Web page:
UPDATED: One of the most important groups of creditors at debt-laden forestry firm Norske Skog has seized control of the company’s production plants. They’ve also cleared the way for the return of former Norske Skog boss, Sven Ombudstvedt, and caught the company’s widely viewed saviour, Christen Sveaas, by surprise. Sveaas and the company’s newly elected board of directors intend to continue working on their own company rescue plan.
Drama continued to surround Norske Skog this week after the lender group lost patience with debt negotiations that have dragged on for months between shareholders and creditors. Newspaper Dagens Næringsliv (DN) reported that now the five biggest funds that have lent Norske Skog money are taking control of seven production plants that have contributed to keeping the company’s operations profitable, even as it drowns in debt from an earlier international expansion program.
“It has taken too much time to get a solution in place,” declared Ombudstvedt in DN’s account on Wedneday of the latest turn of events at Norske Skog. He said that “out of consideration” for the operating entities at Norske Skog, the secured creditors are now taking over and naming him as chairman, to help keep the plants operating “without problems.”
Ombudstvedt generated more headlines himself earlier this year when he sold his own shares in the company, criticized creditors, obtained the board’s confidence in his work but then resigned as chief executive. Now he’s back, as a representative for the lenders and leader of the board of a “new” Norske Skog. The lenders reportedly expect him to to take an active role in operations as well, if necessary.
Plans include the establishment of a new holding company that will own shares and the company’s seven plants. Ombudstvedt said the lenders were ready to take over the plants and run them to add to the company’s liquidity. “We want the operative entities to have a new balance sheet and debt situation, so we can concentrate on operations and developing the company,” he told DN. The plants are among the assets that secured the funds’ financing. Existing shares in the “old” Norske Skog will likely be wiped out.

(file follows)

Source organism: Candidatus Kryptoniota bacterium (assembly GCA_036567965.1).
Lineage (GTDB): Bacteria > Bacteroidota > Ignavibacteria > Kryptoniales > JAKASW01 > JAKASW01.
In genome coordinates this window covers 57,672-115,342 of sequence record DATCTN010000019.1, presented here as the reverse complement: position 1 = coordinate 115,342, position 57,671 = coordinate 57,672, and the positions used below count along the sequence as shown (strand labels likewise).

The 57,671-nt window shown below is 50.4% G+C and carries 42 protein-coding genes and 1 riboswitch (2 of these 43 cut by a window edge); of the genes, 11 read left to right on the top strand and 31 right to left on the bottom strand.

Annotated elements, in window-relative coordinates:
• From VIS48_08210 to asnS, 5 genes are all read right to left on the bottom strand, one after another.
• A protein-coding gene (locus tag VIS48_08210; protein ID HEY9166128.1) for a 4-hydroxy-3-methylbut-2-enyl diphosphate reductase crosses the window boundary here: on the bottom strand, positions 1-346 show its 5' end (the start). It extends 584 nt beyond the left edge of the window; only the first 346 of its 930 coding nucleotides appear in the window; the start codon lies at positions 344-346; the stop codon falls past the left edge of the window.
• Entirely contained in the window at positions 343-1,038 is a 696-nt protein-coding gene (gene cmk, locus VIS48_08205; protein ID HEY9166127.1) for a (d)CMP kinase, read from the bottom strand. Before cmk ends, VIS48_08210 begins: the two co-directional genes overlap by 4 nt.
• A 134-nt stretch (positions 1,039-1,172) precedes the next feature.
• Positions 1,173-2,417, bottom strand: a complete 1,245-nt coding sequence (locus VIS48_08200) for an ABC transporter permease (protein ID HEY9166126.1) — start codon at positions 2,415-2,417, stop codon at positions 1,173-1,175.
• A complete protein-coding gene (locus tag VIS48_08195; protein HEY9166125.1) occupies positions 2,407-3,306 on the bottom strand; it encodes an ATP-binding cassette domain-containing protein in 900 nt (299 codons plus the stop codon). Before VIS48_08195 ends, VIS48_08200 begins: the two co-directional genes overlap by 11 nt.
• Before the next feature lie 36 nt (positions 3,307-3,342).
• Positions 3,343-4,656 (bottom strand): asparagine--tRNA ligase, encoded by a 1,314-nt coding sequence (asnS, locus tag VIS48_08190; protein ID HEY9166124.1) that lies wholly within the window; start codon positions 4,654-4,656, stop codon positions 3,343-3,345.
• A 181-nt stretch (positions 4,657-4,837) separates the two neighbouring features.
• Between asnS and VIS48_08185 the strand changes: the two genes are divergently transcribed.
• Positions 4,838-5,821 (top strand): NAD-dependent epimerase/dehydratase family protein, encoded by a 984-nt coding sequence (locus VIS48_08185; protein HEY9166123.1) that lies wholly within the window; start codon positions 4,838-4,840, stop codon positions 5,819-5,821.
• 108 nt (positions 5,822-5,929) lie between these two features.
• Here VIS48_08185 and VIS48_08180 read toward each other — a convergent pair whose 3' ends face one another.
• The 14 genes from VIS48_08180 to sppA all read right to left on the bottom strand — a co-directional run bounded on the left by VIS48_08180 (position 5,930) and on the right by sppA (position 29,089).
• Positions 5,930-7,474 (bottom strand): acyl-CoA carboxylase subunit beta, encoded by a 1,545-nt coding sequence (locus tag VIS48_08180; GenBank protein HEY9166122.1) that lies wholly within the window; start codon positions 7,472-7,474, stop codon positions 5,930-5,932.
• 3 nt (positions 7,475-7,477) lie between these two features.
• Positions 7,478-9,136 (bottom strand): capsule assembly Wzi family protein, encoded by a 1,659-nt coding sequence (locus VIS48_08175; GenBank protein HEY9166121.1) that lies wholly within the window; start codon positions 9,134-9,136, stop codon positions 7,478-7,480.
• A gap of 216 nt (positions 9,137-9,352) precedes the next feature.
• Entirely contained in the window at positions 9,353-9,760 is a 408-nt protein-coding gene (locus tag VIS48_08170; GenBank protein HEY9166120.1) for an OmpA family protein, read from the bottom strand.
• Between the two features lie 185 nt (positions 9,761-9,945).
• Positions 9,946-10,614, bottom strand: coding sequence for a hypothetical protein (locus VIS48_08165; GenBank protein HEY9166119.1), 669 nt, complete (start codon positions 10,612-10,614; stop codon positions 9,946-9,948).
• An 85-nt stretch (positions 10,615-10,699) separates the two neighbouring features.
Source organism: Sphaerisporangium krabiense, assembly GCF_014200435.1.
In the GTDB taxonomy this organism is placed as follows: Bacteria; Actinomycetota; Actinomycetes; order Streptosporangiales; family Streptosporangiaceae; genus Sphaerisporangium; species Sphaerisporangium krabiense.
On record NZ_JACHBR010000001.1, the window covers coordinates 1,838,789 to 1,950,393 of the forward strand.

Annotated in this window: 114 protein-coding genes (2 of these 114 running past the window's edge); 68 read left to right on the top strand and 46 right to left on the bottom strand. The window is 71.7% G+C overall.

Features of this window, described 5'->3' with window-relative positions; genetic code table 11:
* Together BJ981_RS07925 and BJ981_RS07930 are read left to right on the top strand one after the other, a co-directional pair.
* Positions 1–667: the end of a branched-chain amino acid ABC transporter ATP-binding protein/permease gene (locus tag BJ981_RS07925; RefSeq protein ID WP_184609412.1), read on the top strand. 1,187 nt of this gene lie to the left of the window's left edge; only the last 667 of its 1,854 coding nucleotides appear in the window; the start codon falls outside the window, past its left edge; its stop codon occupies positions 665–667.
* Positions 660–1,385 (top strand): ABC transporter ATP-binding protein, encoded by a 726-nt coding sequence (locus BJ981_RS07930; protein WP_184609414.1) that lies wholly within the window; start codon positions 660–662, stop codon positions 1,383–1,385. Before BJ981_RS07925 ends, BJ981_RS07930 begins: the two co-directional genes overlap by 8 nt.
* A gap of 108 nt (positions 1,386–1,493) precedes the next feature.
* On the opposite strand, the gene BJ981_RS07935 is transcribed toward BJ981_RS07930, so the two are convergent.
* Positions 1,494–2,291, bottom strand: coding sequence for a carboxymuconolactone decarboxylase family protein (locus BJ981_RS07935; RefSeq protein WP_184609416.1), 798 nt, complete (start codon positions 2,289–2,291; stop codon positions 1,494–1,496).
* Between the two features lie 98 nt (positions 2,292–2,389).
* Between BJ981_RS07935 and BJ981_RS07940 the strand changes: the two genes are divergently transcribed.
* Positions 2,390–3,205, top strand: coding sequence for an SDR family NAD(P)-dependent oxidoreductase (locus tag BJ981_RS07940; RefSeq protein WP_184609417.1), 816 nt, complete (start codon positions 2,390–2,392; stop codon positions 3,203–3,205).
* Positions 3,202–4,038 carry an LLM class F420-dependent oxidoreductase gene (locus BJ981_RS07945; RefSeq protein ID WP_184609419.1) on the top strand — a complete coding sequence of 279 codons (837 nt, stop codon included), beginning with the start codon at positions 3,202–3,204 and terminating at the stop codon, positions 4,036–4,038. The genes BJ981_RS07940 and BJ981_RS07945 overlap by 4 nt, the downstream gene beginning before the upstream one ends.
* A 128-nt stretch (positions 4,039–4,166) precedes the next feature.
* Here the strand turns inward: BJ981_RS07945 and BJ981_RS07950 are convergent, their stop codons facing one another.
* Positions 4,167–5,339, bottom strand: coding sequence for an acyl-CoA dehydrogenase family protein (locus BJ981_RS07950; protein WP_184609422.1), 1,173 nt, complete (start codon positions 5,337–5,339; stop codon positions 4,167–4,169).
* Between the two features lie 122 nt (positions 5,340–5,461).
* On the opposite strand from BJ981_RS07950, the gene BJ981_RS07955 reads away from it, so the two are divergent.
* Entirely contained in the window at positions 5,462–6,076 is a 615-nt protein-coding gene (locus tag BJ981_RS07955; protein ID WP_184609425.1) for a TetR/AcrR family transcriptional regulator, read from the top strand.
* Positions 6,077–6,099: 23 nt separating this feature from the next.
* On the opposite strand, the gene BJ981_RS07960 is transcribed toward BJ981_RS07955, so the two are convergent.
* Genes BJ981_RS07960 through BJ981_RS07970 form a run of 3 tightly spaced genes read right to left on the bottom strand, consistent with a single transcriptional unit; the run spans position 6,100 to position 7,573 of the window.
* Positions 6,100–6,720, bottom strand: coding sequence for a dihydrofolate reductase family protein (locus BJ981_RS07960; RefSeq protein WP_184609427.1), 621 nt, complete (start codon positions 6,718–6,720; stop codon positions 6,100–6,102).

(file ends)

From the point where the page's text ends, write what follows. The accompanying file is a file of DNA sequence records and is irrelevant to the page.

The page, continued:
The plans were announced just after Norske Skog’s existing board, now led by Norwegian investor and forest owner Christen Sveaas, had announced its own intention to unveil a refinancing plan for the company on Monday. Sveaas boosted his holdings in Norske Skog and was elected chairman just a few weeks ago. He was seen as the one to rescue Norske Skog and its 2,500 employees in Norway from bankruptcy.
Sveaas has instead ended up among those surprised by the lenders’ move that seems to pre-empt Sveaas’ own move to unveil plans for “a robust industrial and financial platform for ongoing development of the company.” Sveaas, Norske Skog’s biggest shareholder who stands to see his shares’ value wiped out, confirmed to DN that the secured creditors’ move came as a surprise.
“What they’re doing now should have been done many months ago,” Sveaas wrote in an email to DN. He noted that the board of directors he leads has only been in place for around three weeks, and he can’t see how they could have come up with their own workout plan any quicker.
He wrote that for the company itself, the most important thing is to secure refinancing with a “solid balance sheet” and to bring a sense of calm around the long-troubled company. Sveaas was not critical towards Ombudstvedt either: “Ombudstvedt knows the company and the industry, so he’s surely an excellent man.”
Sveaas and other shareholders are left facing losses on their investment in the company.They include some well-known investors in Norway such as automobile import heir Bertel Otto Steen, his brother Carl Steen and a former chairman of Norske Skog who leads the shipbroking and investment company Astrup Fearnley, Jon-Aksel Torgersen.
Sveaas told DN on Thursday, though, that he and the rest of Norske Skog’s board view the creditors’ attempt to take over the company as “uncertain and complicated.” They intend to continue working on their own rescue plan for the company. Sveaas said the secured creditors have a right to step in “and those of us on the board have full respect for that. But it is a lengthy, uncertain and complicated process for all involved.”
Longing for long-term owners
Ombudstvedt said the lender group now taking over operations was willing to boost liquidity at the company and it urged the board the Sveaas leads to cooperate. The lender group has already begun the formal process of taking over Norske Skog.
An employees’ representative, Paul Kristiansen, was also surprised by the secured creditors’ decision to take control of the company’s profitable assets. “I can understand that they want to secure themselves, but don’t see what they’ll get out of the company,” he told.
Asked whether he thought the creditors were rescuing the company he was he was unsure. “I don’t see the company biggest lenders as long-term industrial developers,” he told DN. “This will be exciting. I would preserve more long-term Norwegian owners.” He called Sveaas “an inustrialist” whose company, Kistefos, was “solid.” He said he had “no problems with him (Sveaas) taking over the company,” because “Norwegian, long-term owners are the best for all involved.”